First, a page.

In the 1978 'Play of the Week' from the ‘PBS Mystery!' series 'She Fell Among Thieves,' Dotrice was cast as ‘Jenny.’ The TV film was an adaptation of Dornford Yates's novel of the same name.
She appeared as 'Alex Mackenzie' in the 1978 thriller film 'The Thirty-Nine Steps,' starring Robert Powell and John Mills, and based on John Buchan's novel of the same name. It was Dotrice's only feature film that featured her as an adult. Her role in the film earned her the 'Evening Standard British Film' award for the “Best Newcomer.”
In 1981, Dotrice delivered quite an underwhelming performance as ‘Desdemona’ in the 'Warner Theatre' production of 'Othello.' Her performance was harshly criticized, with some even calling it expressionless.
In 1982, she was seen as 'Marion Brownlow' in an episode of the ‘NBC’ science-fiction drama 'Voyagers!' It was her final appearance for the year, after which she quit acting to focus on her personal life. She also refrained from attending public events after this.
She, however, continued as a voice-over artist, lending her voice for word adaptations of 'Disney' productions such as 'The Little Mermaid,' 'Beauty and the Beast,' and 'Pocahontas.' She also lent her voice for a sing-along release of 'Mary Poppins' and gave an interview for the ‘ABC’ TV special 'Walt: The Man Behind the Myth.' She also narrated the audiobook adaptation of 'Dangerous Women' by George R. R. Martin and made an audio commentary for an episode of 'Upstairs, Downstairs' for its 'Acorn Media' DVD release.
In a 1995 interview given to 'Hello! magazine,' she confirmed her decision of not returning to acting.
Dotrice, however, made a public appearance in 2004, when she was honored as a 'Disney Legend.' Her 'Mary Poppins' co-star Garber was honored posthumously. In her interview for the audio commentary of the 40th 'Anniversary Edition Mary Poppins' DVD release, she regretted not keeping in touch with Garber, claiming that the news of Garber's death had come to her as a shock.
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She made a comeback in 2005, appearing in two episodes of the ‘PAX’ 'historical fantasy/drama 'Young Blades.' She appeared as herself in the 2009 film 'The Boys: The Sherman Brothers' Story,' which was about the duo ‘Sherman Brothers.’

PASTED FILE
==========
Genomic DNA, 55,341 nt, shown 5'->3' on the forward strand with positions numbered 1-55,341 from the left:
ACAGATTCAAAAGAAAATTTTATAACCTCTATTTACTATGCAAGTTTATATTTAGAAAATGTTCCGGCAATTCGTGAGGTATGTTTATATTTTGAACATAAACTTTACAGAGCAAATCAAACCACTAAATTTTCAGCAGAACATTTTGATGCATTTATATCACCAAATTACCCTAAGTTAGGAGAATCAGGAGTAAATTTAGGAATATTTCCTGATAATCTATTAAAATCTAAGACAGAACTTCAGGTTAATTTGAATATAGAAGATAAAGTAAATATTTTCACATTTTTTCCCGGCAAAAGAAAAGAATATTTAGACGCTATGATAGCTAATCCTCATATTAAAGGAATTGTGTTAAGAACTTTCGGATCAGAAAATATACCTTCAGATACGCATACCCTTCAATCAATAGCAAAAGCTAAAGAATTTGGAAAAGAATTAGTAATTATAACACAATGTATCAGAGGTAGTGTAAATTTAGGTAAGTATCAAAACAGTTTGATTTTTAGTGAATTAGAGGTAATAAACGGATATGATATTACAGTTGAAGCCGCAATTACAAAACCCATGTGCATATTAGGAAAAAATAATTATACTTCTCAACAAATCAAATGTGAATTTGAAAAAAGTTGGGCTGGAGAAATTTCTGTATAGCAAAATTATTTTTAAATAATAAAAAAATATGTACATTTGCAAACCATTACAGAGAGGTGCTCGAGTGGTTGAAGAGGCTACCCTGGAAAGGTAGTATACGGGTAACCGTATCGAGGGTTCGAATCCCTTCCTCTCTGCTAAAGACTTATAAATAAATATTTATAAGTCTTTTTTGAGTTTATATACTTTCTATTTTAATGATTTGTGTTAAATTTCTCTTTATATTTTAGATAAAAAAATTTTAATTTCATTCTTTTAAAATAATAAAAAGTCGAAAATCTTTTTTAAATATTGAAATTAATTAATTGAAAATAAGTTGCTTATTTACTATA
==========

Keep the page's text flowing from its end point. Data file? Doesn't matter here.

In 2014, her official website announced her professional public appearances "for the first time in 50 years" in events such as memorabilia shows, signings, and corporate events.
She made a cameo appearance in the 2018 musical fantasy–comedy film 'Mary Poppins Returns.' However, Dotrice found the experience of working on the film completely different from that of her previous 'Mary Poppins' project.
That year, she was also featured in an ‘ABC’ special, 'Mary Poppins Returns: Behind the Magic -- A Special Edition of 20/20.'
Family & Personal Life The late actor Charles Laughton was Dotrice's godfather. They had starred together in 'Mary Poppins.'
She was initially married to English actor Alex Hyde-White, from 1986 to 1992. They had a son named Garrick William Hyde-White.
In 1994, Dotrice married 'Universal Studios' executive Edwin "Ned" Nalle, in a Philadelphia church. They had two children, Isabella and Griffin. Ned has previously served as an executive producer at 'ABC Studios.'
Isabella made an appearance as a child artist in 'Young Blades: The Invincible Sword' (2005), but the role was uncredited.
After Dotrice quit acting, she worked in a friend's art gallery.
In an interview, she mentioned that she did not want her children to become actors, as she had experienced the struggles of the job. She also revealed that she had quit acting when, as a teenager, she had been asked to make a topless appearance on screen.